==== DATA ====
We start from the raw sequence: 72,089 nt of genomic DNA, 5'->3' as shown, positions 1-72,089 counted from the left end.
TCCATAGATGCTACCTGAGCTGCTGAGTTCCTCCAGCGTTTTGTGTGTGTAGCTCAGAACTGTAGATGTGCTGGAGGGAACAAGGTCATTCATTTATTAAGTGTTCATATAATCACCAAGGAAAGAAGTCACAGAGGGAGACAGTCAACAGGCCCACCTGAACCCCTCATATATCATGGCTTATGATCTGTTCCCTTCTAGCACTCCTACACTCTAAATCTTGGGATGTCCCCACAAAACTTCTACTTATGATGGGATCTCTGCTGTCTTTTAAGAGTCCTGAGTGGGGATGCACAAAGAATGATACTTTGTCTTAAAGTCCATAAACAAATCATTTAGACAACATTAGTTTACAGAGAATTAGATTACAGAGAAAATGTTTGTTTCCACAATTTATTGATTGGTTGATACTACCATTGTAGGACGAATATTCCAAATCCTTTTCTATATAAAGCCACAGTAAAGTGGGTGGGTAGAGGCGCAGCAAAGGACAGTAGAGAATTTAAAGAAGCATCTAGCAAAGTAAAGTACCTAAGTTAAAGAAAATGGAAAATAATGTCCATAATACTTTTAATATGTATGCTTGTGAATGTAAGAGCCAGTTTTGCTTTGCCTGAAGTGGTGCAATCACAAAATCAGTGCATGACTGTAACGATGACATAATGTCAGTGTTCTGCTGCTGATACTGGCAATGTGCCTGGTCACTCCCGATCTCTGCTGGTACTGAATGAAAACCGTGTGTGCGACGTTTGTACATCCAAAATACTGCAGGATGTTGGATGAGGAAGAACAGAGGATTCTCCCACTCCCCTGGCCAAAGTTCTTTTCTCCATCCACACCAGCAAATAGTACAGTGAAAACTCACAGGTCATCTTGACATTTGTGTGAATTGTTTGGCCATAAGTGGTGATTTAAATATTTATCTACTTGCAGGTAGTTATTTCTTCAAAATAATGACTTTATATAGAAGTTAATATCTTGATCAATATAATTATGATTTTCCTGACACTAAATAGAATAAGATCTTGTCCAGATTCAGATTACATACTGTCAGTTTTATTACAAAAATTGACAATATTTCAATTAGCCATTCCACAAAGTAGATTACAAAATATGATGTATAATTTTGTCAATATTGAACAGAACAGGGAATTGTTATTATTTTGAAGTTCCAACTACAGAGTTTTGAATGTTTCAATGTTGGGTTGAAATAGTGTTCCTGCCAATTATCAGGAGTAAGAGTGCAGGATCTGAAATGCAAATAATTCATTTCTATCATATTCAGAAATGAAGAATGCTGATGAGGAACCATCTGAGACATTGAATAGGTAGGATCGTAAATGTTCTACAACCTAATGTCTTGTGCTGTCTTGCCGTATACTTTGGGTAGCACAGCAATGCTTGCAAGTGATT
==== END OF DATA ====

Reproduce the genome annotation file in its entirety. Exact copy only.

We start from the raw sequence: 72,089 nt of genomic DNA, 5'->3' as shown, positions 1-72,089 counted from the left end.
TCCATAGATGCTACCTGAGCTGCTGAGTTCCTCCAGCGTTTTGTGTGTGTAGCTCAGAACTGTAGATGTGCTGGAGGGAACAAGGTCATTCATTTATTAAGTGTTCATATAATCACCAAGGAAAGAAGTCACAGAGGGAGACAGTCAACAGGCCCACCTGAACCCCTCATATATCATGGCTTATGATCTGTTCCCTTCTAGCACTCCTACACTCTAAATCTTGGGATGTCCCCACAAAACTTCTACTTATGATGGGATCTCTGCTGTCTTTTAAGAGTCCTGAGTGGGGATGCACAAAGAATGATACTTTGTCTTAAAGTCCATAAACAAATCATTTAGACAACATTAGTTTACAGAGAATTAGATTACAGAGAAAATGTTTGTTTCCACAATTTATTGATTGGTTGATACTACCATTGTAGGACGAATATTCCAAATCCTTTTCTATATAAAGCCACAGTAAAGTGGGTGGGTAGAGGCGCAGCAAAGGACAGTAGAGAATTTAAAGAAGCATCTAGCAAAGTAAAGTACCTAAGTTAAAGAAAATGGAAAATAATGTCCATAATACTTTTAATATGTATGCTTGTGAATGTAAGAGCCAGTTTTGCTTTGCCTGAAGTGGTGCAATCACAAAATCAGTGCATGACTGTAACGATGACATAATGTCAGTGTTCTGCTGCTGATACTGGCAATGTGCCTGGTCACTCCCGATCTCTGCTGGTACTGAATGAAAACCGTGTGTGCGACGTTTGTACATCCAAAATACTGCAGGATGTTGGATGAGGAAGAACAGAGGATTCTCCCACTCCCCTGGCCAAAGTTCTTTTCTCCATCCACACCAGCAAATAGTACAGTGAAAACTCACAGGTCATCTTGACATTTGTGTGAATTGTTTGGCCATAAGTGGTGATTTAAATATTTATCTACTTGCAGGTAGTTATTTCTTCAAAATAATGACTTTATATAGAAGTTAATATCTTGATCAATATAATTATGATTTTCCTGACACTAAATAGAATAAGATCTTGTCCAGATTCAGATTACATACTGTCAGTTTTATTACAAAAATTGACAATATTTCAATTAGCCATTCCACAAAGTAGATTACAAAATATGATGTATAATTTTGTCAATATTGAACAGAACAGGGAATTGTTATTATTTTGAAGTTCCAACTACAGAGTTTTGAATGTTTCAATGTTGGGTTGAAATAGTGTTCCTGCCAATTATCAGGAGTAAGAGTGCAGGATCTGAAATGCAAATAATTCATTTCTATCATATTCAGAAATGAAGAATGCTGATGAGGAACCATCTGAGACATTGAATAGGTAGGATCGTAAATGTTCTACAACCTAATGTCTTGTGCTGTCTTGCCGTATACTTTGGGTAGCACAGCAATGCTTGCAAGTGATT